France declared war on Germany on Sept. 3, 1939, becoming one of the first countries, along with Great Britain, to stand up to the Nazi regime.
The declaration of war came just two days after the German army invaded and annexed Poland. There weren’t many physical clashes between French and Nazi forces until May 10, 1940, when the Germans invaded France, occupying the northern half of the country, including Paris. The Nazis conquered its neighboring country in just six weeks and controlled it until Aug. 19, 1944, when the majority of the occupied territory was liberated. Paris was freed six days later, on Aug. 25, when the last German garrison in the French capital surrendered to the Allied forces.
As in many other occupied countries, France had domestic traitors who collaborated with the Nazi regime. This partnership with the enemy was driven by various factors, such as racism, opportunism, and hatred for communism, but there were also people forced to work with the Germans.
The main collaborator was the Vichy government, which controlled the occupied part of France as a puppet government for the Nazis. Marshal Philippe Pétain and Pierre Laval were the heads of the regime, responsible for the deportation of 76,000 Jews to the extermination camps built by their government. Gypsies, political opponents, and homosexuals were also sent to the death camps. Official reports state that only 2,500 of the Jews that were deported survived the war. These Nazi collaborators committed some of the worst crimes of the war.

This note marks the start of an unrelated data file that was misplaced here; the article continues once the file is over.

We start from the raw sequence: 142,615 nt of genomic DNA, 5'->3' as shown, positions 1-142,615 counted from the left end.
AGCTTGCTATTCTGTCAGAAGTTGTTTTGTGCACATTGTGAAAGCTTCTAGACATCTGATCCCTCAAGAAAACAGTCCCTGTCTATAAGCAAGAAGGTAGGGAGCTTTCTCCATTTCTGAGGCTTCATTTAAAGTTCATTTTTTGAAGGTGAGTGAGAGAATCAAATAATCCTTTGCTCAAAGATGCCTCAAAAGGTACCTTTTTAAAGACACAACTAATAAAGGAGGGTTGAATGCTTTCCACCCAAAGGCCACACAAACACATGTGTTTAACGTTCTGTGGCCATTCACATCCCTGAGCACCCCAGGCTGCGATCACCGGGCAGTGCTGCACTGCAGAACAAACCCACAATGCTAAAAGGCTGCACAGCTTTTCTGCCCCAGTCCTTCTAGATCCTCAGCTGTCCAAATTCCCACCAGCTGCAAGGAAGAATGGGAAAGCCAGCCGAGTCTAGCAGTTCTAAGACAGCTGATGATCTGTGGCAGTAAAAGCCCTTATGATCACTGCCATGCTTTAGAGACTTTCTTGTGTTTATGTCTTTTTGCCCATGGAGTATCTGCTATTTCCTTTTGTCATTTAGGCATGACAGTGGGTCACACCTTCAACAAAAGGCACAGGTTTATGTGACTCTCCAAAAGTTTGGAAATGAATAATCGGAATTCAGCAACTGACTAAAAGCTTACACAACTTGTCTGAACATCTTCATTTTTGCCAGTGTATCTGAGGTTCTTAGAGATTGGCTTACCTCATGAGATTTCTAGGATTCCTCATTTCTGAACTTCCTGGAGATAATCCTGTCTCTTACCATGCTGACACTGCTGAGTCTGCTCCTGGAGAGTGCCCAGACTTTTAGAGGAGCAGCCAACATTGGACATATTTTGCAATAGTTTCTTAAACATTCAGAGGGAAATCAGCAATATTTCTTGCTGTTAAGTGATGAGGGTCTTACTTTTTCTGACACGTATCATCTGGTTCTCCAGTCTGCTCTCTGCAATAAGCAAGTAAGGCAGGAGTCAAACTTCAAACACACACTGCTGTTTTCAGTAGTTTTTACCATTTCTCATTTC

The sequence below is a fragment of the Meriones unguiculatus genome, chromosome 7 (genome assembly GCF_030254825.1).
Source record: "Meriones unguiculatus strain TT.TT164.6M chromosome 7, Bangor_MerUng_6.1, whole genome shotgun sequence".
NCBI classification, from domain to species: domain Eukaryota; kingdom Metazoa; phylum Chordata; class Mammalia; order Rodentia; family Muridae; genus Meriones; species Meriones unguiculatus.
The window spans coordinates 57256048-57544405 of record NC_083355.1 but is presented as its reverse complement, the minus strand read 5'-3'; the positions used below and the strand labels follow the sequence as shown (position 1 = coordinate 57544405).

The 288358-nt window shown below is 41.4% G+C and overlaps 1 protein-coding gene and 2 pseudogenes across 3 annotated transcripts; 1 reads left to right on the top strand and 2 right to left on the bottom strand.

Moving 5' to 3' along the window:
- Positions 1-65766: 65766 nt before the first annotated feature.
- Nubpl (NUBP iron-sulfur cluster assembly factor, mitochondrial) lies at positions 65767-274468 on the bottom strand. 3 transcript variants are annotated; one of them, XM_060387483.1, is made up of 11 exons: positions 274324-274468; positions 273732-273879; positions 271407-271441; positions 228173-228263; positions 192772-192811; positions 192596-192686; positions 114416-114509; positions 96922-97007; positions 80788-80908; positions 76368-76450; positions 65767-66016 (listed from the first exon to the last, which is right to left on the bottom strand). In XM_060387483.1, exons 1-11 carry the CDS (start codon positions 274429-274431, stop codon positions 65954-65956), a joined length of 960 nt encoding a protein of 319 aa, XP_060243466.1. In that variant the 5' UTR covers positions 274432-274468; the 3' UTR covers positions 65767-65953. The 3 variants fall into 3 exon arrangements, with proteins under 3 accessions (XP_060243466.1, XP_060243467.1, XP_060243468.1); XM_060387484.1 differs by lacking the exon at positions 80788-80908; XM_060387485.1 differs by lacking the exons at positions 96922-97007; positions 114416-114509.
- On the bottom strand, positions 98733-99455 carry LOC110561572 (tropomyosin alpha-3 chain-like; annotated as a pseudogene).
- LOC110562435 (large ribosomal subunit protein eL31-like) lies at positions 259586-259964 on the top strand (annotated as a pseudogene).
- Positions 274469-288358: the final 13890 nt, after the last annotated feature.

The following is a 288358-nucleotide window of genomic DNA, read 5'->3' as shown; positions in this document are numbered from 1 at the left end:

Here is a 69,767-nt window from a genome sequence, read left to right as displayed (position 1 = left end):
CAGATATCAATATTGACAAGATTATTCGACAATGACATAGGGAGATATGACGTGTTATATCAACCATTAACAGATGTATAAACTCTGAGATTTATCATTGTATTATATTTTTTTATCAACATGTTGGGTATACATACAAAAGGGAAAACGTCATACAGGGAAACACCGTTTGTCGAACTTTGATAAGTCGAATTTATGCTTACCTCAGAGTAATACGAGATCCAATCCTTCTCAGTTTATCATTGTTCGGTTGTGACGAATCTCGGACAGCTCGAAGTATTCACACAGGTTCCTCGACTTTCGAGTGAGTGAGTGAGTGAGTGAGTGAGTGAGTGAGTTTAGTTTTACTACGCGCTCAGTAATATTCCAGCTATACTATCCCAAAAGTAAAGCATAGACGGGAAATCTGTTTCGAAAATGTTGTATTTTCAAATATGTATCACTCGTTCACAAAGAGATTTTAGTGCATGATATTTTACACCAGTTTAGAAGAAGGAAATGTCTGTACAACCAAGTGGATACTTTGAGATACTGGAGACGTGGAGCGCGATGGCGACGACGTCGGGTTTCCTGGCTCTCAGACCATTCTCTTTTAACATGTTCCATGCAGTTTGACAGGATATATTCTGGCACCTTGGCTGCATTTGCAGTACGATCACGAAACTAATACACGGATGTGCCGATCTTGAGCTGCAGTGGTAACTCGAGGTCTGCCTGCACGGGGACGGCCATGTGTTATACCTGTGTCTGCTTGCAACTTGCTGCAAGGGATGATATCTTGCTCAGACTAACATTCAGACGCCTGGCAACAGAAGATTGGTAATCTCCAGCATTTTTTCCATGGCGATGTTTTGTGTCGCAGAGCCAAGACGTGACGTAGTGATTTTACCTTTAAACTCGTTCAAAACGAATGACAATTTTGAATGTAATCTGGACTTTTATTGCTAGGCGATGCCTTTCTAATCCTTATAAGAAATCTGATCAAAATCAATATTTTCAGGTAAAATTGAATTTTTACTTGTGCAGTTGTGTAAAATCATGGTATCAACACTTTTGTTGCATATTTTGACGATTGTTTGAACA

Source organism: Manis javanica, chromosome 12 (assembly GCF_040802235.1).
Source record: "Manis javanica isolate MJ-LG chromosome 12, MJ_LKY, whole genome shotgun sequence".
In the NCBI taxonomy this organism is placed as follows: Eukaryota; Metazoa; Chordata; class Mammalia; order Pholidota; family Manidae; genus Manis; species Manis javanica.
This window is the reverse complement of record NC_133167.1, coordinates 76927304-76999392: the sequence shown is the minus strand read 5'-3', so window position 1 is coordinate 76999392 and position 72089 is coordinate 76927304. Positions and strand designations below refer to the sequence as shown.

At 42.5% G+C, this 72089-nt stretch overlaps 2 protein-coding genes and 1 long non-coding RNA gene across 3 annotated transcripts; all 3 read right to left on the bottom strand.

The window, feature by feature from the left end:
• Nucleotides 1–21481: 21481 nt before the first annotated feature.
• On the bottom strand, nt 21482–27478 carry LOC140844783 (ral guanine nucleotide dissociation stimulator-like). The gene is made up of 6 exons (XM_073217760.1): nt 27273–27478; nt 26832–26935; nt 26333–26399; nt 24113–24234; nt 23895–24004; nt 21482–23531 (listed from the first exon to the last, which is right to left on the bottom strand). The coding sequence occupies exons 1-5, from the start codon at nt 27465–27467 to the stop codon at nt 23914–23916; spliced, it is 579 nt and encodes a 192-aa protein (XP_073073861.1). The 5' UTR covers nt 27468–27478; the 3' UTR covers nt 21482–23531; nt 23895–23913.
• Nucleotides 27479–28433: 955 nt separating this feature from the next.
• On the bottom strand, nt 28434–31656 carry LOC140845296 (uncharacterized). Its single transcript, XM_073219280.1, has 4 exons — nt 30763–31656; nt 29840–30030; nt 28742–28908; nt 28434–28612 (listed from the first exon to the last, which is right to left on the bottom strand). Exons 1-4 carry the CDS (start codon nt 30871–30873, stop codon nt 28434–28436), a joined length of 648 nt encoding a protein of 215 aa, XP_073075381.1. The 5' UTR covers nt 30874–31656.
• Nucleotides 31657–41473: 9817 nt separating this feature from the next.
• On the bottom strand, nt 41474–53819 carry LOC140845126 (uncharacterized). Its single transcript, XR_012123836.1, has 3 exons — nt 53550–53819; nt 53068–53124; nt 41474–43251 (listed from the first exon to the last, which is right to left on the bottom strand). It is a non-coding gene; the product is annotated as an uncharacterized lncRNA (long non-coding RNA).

When the war was over and the Germans were expelled from France, the Nazi collaborators were the first to be prosecuted and punished for their crimes against the French nation. A wave of pursuits of traitors occurred, followed by executions of those tied to the Nazi regime. Historians recognize three periods in the search for collaborators. The first was the “wild phase,” which included convictions, public executions, and humiliation of the suspected traitors. The second, known as the legal purge, began when Charles de Gaulle, head of the Provisional Government of the French Republic, started a campaign of legal pursuits of the collaborators.
This period began on June 26, 1944, with approximately 120,000 people sentenced to various punishments. The third phase was the most lenient toward the suspected Nazi assistants, and it included the trials of Philippe Pétain, who was charged with treason in 1945, and the French novelist Louis-Ferdinand Céline, who supported the Axis forces and wrote anti-Semitic pamphlets during the war.
An estimated 6,000 executions were carried out before France was liberated, and another 4,000 occurred after the country was freed. The pursuits were carried out by both individuals and organizations. Nazi-hunting groups were established, tasked with gathering information and tracking down the suspected Nazi supporters. Civilians helped the authorities by providing information about suspects they had seen and recognized.